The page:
Why would anyone want to legalise something capable of causing so much harm to so many people? It is also hard to grasp a concept such as this because drugs have always had a stigmatised image in society.
They have been touted as the evil, the dirty and the dangerous. Users have unfortunately been viewed in a similar light. Our country has a long history of drug prohibition.
Australia began prohibition during the 1970’s, although steps towards its anti-drugs approach go back as far as 1912. In more recent times, the drug policy has become more publicised, with an increased focus on law enforcement and tougher penalties.
The current approach to drug use in Australia is based around the ‘war on drugs’ discourse. In 1997, John Howard introduced the National Illicit Drug Strategy, with the slogan ‘Tough on Drugs’ (his version of America’s ‘War on Drugs’).
It is difficult to change a school of thought that has its roots firmly planted in our society. Despite this, there is evidence to suggest that legalisation could be a beneficial – yet very controversial – step towards the management of drugs in Australia today.
However, it’s a step that would need to adhere to strict guidelines and careful monitoring if it were to work. If drugs were to be legalised in Australia, it should be for the possession of small amounts for personal use only.
Drugs should only be allowed to be sold from government registered places, with private dealing to remain illegal – drug dealers should not be able to benefit in any way. Underage drug taking should also remain illegal, in a similar vein to drinking, smoking and driving.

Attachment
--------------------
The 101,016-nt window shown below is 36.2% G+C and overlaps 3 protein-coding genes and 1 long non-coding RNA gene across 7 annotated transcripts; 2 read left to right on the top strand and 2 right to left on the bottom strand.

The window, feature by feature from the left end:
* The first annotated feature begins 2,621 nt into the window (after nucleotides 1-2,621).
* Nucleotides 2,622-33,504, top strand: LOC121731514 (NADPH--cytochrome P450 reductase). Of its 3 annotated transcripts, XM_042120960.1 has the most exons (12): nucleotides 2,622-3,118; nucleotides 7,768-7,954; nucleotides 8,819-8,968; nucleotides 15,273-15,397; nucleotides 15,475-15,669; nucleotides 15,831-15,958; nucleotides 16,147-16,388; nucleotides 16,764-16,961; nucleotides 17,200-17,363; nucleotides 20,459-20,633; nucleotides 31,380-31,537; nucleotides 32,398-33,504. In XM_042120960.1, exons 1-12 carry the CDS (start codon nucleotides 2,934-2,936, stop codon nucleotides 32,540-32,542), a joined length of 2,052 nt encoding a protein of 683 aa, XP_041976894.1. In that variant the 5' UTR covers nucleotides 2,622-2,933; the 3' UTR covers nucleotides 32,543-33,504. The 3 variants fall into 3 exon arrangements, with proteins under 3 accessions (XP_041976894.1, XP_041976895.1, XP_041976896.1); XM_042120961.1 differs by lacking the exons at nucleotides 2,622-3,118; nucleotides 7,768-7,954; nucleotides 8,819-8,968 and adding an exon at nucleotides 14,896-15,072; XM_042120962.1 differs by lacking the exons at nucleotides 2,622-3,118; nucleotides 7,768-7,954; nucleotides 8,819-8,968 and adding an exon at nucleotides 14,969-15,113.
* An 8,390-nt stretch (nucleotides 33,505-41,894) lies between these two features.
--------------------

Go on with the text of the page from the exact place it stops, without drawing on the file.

There are quite a few arguments for the legalisation of drugs in a controlled way. Firstly, it is hard to argue against the fact that the current approach to drug use is having little effect, therefore is there any harm in trying a new approach?
In many cases, it has been found that a hard line approach actually causes more problems, as can been seen in terms of the alcohol prohibition era in America where bootleg gangs became a large-scale issue. Legalisation could also lead to huge benefits for the police force and society in general.
If the government and police don’t need to spend time and money dealing with minor illegal drug activity, it leaves a lot more resources for issues of greater concern and importance.
Then there are the health benefits for users. There is the possibility of drugs becoming purer, more predictable and more reliable. There is also the hope that legalisation could bring more education and reduce stigma attached to drug use.
Radical ideas such as legalising drugs will always meet strong opposition and the drawbacks must be taken into account – because they are there.
However, some credit must be given to the fact that humans are autonomous beings capable of making their own decisions. As a large scale health concern in Australia, drug use is a very contentious issue.
Whether legalisation is the key to control remains unseen, but with current strategies failing perhaps it is time for a new approach.